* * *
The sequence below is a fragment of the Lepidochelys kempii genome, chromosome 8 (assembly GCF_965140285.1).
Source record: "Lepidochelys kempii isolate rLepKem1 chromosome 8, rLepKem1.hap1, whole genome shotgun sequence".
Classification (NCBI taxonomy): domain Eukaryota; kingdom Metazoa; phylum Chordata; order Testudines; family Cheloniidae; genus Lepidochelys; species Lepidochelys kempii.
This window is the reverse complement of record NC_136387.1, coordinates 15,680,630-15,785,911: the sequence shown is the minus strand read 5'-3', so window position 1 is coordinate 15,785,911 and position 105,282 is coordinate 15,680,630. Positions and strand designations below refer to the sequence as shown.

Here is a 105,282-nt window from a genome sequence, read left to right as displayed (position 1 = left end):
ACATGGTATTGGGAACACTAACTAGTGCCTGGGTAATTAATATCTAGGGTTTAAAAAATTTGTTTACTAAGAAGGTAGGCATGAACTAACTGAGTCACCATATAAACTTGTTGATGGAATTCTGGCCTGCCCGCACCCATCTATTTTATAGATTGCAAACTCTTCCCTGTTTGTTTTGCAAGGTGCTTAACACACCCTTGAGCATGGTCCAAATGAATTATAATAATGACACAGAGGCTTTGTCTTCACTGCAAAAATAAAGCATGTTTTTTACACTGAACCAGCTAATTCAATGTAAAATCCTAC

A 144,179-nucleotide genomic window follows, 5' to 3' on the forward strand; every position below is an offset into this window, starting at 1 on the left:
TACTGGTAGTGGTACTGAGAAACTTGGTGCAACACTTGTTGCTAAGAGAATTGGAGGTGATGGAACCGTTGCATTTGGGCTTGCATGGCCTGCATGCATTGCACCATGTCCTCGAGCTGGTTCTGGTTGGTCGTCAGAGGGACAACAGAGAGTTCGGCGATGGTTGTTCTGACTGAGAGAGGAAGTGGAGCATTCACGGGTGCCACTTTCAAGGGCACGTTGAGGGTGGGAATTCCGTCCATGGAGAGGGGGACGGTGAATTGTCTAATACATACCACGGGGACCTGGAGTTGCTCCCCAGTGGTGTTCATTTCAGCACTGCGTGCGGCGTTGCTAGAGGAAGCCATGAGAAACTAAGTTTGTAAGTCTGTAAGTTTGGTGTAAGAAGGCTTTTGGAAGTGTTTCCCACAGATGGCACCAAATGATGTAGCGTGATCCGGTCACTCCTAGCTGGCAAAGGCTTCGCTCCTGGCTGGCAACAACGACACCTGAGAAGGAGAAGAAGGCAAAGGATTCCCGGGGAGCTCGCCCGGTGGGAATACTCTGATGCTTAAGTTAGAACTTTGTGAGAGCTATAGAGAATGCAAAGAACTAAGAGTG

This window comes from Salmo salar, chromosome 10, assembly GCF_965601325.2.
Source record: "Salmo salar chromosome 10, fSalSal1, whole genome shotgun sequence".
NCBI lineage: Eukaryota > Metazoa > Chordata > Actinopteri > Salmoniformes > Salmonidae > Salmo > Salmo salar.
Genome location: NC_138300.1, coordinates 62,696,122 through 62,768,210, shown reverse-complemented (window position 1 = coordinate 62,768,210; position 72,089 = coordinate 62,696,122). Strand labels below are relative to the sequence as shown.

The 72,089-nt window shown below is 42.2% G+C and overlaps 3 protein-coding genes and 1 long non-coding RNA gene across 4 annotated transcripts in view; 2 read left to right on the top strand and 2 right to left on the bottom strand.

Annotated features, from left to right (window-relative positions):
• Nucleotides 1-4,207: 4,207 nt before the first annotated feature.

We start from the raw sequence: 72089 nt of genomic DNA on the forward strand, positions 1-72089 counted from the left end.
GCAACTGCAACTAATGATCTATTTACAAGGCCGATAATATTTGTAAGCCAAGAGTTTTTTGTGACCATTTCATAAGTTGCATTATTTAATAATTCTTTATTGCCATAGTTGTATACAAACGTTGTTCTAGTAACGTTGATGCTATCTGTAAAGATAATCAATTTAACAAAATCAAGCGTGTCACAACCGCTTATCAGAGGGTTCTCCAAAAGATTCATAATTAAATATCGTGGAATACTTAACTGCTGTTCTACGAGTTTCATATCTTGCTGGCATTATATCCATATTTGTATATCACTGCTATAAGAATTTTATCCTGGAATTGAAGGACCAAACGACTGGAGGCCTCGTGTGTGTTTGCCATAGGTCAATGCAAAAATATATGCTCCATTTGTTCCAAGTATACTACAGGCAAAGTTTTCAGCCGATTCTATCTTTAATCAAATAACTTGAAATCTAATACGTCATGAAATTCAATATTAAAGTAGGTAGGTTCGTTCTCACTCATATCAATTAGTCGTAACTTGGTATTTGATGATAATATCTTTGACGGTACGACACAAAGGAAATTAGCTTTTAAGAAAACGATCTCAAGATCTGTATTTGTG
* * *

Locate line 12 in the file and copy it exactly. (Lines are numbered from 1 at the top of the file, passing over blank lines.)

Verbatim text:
Genome location: NC_138300.1, coordinates 62,696,122 through 62,768,210, shown reverse-complemented (window position 1 = coordinate 62,768,210; position 72,089 = coordinate 62,696,122). Strand labels below are relative to the sequence as shown.